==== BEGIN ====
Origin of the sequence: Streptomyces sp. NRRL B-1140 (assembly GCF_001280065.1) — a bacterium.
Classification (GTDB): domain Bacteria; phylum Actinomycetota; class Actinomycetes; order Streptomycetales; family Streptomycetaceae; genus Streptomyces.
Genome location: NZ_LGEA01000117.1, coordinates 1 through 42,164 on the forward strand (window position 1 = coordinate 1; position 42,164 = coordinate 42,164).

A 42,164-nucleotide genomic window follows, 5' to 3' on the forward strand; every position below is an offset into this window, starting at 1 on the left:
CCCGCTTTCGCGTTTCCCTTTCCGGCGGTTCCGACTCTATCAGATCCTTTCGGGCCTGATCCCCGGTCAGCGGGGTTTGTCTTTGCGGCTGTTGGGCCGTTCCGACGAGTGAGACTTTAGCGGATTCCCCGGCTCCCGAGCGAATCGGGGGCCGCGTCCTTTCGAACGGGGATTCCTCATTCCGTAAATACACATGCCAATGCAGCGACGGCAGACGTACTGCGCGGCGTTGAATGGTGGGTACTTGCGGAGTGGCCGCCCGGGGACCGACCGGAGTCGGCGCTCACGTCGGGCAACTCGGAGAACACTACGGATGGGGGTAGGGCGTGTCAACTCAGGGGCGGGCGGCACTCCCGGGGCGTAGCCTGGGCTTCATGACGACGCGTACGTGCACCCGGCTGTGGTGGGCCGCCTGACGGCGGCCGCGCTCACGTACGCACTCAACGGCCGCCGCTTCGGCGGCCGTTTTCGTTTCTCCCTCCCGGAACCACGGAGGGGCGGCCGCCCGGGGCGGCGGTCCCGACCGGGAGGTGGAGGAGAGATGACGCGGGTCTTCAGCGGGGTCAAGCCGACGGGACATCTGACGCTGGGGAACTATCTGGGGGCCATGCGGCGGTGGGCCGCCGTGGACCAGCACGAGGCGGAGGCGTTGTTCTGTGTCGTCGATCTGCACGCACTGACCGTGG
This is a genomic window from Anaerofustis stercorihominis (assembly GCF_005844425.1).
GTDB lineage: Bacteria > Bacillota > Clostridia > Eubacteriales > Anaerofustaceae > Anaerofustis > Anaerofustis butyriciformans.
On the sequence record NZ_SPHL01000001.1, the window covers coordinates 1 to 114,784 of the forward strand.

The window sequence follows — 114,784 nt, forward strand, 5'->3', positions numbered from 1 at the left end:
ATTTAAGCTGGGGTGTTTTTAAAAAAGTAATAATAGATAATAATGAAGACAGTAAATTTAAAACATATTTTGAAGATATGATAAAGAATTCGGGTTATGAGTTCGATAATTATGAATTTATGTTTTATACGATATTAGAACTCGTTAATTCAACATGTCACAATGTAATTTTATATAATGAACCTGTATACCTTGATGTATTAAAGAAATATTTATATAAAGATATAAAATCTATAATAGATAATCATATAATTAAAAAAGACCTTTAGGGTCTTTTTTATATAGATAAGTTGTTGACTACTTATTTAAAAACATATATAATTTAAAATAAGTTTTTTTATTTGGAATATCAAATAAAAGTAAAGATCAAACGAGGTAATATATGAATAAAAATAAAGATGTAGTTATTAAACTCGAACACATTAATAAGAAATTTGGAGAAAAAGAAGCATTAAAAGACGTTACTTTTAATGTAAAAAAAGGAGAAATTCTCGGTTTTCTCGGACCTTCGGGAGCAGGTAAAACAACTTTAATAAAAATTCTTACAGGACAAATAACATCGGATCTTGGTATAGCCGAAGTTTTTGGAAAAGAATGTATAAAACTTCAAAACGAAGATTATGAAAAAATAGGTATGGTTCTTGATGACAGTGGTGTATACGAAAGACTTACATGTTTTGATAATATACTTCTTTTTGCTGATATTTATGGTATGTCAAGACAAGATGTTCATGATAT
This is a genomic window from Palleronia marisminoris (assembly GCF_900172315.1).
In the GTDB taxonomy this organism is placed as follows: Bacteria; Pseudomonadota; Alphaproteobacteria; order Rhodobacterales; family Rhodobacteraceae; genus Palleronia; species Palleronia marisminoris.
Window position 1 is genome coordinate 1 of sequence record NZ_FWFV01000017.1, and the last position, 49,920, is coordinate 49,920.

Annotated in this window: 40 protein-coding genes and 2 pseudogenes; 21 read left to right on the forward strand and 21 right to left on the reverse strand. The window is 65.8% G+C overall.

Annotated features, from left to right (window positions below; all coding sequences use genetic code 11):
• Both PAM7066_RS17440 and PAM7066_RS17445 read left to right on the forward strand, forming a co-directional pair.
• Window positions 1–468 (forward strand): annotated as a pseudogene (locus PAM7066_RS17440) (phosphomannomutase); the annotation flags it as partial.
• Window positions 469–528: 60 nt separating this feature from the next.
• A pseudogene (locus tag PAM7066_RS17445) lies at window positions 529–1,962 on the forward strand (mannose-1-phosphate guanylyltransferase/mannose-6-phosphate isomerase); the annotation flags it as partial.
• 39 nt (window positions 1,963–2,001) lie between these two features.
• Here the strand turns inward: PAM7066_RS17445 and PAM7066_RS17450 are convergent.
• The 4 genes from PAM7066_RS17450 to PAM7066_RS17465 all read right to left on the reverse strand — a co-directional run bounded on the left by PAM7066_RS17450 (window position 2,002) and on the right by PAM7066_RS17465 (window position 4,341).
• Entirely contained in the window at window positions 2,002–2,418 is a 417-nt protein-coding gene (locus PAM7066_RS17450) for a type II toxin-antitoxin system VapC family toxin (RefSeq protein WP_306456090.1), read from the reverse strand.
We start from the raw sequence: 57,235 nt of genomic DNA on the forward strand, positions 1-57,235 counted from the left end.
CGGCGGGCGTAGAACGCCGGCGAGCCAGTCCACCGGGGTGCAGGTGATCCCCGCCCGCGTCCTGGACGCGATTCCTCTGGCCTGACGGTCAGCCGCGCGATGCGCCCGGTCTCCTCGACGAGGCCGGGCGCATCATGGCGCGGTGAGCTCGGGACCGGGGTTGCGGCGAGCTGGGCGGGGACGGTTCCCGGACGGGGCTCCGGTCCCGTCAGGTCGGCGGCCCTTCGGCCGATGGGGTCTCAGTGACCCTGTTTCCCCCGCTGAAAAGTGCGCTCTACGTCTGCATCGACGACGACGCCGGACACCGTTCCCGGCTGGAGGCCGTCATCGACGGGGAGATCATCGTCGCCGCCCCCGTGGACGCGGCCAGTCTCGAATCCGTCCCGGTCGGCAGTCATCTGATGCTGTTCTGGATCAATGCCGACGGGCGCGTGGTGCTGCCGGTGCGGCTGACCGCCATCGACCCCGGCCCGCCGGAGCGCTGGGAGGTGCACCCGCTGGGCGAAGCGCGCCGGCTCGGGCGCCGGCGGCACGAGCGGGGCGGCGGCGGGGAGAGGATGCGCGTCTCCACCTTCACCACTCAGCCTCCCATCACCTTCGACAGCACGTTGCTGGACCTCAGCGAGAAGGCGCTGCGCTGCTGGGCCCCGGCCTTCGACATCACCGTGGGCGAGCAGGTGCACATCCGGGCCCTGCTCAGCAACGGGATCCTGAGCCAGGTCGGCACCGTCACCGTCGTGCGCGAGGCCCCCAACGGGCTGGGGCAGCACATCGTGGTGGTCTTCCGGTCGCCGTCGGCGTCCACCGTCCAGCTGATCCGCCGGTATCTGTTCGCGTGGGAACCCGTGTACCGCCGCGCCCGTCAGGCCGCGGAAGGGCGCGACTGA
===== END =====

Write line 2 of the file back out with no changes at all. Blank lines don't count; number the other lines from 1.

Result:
Classification (GTDB): domain Bacteria; phylum Actinomycetota; class Actinomycetes; order Streptomycetales; family Streptomycetaceae; genus Streptomyces.